Misinterpreting Islamic history

"Misinterpreting Islamic history" Continued...

Issue: "Osama bin Ashcroft?," April 27, 2002

Muslims showed great patience in psychologically weakening their opponents. For example, authorities would allow bells inside churches but not outside, anticipating that the bells inside would "eventually fall into disuse. For the bells are normally attached to the church steeple so that when rung they may be heard from afar. If they are obliged to ring them within the church, then no one will hear them or pay heed to them and they will be abolished altogether since they will serve no purpose." The result of beating and belittlement was obvious to observers in Turkey two centuries ago, who noted that dhimmis have "the most submissive cringing tone," and in Morocco during the 1870s, who said Jews had terrorized expressions.

Should that be surprising? Didn't Jews have terrorized expressions in Christian-ruled territories? Bat Ye'or argues that "dhimmitude is in no way comparable with the position of Jews in Christendom." Jews in Europe were an oppressed minority; Christians and Jews in many Muslim countries were oppressed majorities. Persecution of a majority is no different ethically than persecution of a minority, but it requires establishment of a police state rather than just use of the police. "The realm of dhimmitude," Bat Ye'Or writes, "is actually situated in a political ideology of permanent war which ruined entire regions, justified massacres, slavery, usurpation of land, and deportations."

Jacques Ellul, in an introduction to Bat Ye'Or's The Dhimmi, also differentiates the situation of the dhimmi from that of the European serf in the Middle Ages. Serfdom, he notes, "was the result of certain historical changes such as the transformation of slavery ... when these historical conditions altered, the situation of the serf also evolved until his status finally disappeared." Dhimmi status, though, "was not the product of the historical accident but ... the expression of an absolute, unchanging, theologically grounded Muslim conception of the relationship between Islam and non-Islam. It is not a historical accident of retrospective interest, but a necessary condition of existence."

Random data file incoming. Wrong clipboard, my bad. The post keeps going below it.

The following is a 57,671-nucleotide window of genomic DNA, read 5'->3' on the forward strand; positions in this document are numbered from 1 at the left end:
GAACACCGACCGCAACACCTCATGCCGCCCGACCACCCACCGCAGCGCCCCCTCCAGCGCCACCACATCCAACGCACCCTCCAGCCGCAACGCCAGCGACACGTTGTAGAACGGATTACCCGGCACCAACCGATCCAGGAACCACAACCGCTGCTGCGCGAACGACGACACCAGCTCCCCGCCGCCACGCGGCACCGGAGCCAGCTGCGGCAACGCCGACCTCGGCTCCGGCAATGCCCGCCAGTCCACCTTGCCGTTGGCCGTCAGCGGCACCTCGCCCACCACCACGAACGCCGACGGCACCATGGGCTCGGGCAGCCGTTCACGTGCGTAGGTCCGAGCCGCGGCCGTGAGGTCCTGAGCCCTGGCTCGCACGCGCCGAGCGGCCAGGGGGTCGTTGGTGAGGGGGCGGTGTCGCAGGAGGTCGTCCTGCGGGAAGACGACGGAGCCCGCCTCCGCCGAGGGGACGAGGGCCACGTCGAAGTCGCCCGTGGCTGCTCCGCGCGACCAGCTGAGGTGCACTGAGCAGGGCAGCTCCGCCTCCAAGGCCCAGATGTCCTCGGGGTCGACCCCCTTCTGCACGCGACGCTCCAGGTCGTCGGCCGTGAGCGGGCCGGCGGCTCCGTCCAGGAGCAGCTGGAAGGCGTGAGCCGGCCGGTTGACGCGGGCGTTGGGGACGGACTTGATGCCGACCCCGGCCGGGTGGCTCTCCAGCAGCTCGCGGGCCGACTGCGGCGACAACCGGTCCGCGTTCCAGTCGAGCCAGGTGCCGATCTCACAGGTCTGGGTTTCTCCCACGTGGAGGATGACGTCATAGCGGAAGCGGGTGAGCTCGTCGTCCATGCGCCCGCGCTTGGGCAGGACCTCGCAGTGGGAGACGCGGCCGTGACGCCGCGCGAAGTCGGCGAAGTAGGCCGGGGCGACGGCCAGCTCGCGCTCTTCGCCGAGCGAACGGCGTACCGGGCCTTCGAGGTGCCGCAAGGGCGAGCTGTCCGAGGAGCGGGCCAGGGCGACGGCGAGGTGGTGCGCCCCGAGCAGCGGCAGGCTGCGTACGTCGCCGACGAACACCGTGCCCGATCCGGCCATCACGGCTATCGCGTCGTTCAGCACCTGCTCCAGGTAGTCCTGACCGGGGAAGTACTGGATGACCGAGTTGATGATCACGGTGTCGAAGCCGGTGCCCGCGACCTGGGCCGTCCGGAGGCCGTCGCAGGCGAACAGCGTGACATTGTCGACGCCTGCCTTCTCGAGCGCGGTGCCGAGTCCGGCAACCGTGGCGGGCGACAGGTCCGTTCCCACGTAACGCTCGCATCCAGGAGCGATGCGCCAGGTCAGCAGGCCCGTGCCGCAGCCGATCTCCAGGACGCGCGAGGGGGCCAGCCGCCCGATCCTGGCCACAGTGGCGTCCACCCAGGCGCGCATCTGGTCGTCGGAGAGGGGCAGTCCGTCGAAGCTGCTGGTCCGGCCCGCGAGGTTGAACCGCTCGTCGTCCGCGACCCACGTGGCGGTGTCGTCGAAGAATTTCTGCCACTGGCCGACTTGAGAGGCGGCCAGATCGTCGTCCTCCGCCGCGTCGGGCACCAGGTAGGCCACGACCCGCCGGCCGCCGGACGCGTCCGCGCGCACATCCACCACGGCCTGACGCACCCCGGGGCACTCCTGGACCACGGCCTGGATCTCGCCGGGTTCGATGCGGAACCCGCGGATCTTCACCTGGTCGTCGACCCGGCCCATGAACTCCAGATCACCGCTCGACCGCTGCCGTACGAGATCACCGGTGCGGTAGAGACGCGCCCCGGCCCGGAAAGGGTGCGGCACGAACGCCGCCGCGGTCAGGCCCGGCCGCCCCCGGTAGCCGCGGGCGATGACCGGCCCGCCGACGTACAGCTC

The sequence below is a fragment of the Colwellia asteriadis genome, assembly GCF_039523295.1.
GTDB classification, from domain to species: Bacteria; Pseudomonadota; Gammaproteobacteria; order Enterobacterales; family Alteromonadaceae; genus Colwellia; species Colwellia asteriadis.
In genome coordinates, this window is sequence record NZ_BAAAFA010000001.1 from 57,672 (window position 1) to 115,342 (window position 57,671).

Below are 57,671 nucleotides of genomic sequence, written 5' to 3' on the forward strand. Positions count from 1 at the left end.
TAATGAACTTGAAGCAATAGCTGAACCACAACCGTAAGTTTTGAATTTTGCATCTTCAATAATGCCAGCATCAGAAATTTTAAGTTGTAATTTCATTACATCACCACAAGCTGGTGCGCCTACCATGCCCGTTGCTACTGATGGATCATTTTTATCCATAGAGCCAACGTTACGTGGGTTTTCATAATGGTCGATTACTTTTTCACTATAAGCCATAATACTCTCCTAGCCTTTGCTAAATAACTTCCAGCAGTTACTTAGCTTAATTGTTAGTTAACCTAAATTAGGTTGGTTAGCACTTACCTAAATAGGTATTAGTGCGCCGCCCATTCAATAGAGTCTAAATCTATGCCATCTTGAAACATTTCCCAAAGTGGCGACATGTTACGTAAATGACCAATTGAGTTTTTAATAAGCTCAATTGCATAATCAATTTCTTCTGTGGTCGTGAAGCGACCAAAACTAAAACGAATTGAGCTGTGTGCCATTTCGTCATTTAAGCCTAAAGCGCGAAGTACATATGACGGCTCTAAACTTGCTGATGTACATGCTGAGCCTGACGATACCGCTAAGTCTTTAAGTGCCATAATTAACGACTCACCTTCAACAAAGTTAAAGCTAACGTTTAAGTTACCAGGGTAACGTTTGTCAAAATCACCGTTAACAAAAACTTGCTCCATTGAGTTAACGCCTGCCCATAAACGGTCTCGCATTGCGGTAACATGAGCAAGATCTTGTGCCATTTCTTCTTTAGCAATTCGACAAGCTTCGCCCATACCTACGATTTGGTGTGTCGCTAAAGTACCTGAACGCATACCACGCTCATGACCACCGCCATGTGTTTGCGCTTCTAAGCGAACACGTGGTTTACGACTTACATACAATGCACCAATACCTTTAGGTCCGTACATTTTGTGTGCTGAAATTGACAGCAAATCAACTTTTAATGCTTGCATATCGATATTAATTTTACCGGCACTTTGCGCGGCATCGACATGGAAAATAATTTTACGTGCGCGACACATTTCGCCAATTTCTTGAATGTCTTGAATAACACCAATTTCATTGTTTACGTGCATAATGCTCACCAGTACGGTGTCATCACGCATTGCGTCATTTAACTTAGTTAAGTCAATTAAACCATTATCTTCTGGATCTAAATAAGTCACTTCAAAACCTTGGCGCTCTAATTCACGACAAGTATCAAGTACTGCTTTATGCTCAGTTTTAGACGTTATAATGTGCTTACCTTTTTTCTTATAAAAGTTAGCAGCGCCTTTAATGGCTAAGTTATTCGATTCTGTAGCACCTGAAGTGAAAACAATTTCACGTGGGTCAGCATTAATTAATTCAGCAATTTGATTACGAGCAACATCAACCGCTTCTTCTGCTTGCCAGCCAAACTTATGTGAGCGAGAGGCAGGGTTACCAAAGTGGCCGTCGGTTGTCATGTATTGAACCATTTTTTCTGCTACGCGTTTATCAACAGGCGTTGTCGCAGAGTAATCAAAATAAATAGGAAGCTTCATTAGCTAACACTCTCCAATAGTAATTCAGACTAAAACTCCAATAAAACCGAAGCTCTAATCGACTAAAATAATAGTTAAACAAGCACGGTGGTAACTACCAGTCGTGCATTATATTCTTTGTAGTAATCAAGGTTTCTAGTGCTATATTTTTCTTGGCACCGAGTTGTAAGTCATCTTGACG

What are the necessary conditions of existence, within an Islamic worldview? Muslims, like Christians, divide people into believers and nonbelievers, but the Islamic conception of future relations between the two is very different. Christians believe that final Christian victory will come not primarily through the efforts of Christians but only when Christ returns. For Muslims, though, the world is divided into the dar al-Harb, land controlled by non-Muslims that forms the "territory of war," and the dar al-Islam, the land where Islamic law prevails. This is a permanent state of war, although there may be truces, because it is man's might that will make Islam supreme throughout the world.

In Islam, therefore, a peace is not a peace, and a truce should not last longer than 10 years. A time of peace longer than a decade is occasion not for relaxation but for feeling inadequate and fidgety. Infidels should never be allowed to rest on their laurels, famed 14th-century Muslim jurist Ibn Taymiyya asserted; any land they possess is held illegitimately. This means that jihad is not aggression but retrieving what is Islam's legitimate possession. The dar al-Harb has no right to exist.

Muslims have long understood the difference between the Islamic and Christian agendas, and the way that Muslim centralism can contribute to a mission of permanent war. Ibn Khaldun (d. 1406) wrote, "In the Muslim community, the holy war is a religious duty, because of the universalism of the [Muslim] mission and the obligation to convert everyone to Islam either by persuasion or by force. Therefore, caliphate and royal authority are united [in Islam], so that the person in charge can devote the available strength to both of them [religion and politics] at the same time. The other religious groups did not have a universal mission, and the holy war was not a religious duty to them, save only for purposes of defense."

If Bat Ye'Or and Jacques Ellul are right, we should speak about the Muslim assignment of dhimmi status not in past tense but in present and future tenses as well. As Ellul writes, because of "Islam's fixed ideological mode ... One must know as exactly as possible what the Muslims did with these unconverted conquered peoples, because that is what they will do in the future (and are doing right now)." Based on the experience of Christians in Sudan and Indonesia, Ellul's pessimistic realism is well warranted. Dhimmitude is not merely something to be studied by historians; it still goes on wherever Islam gains an edge.


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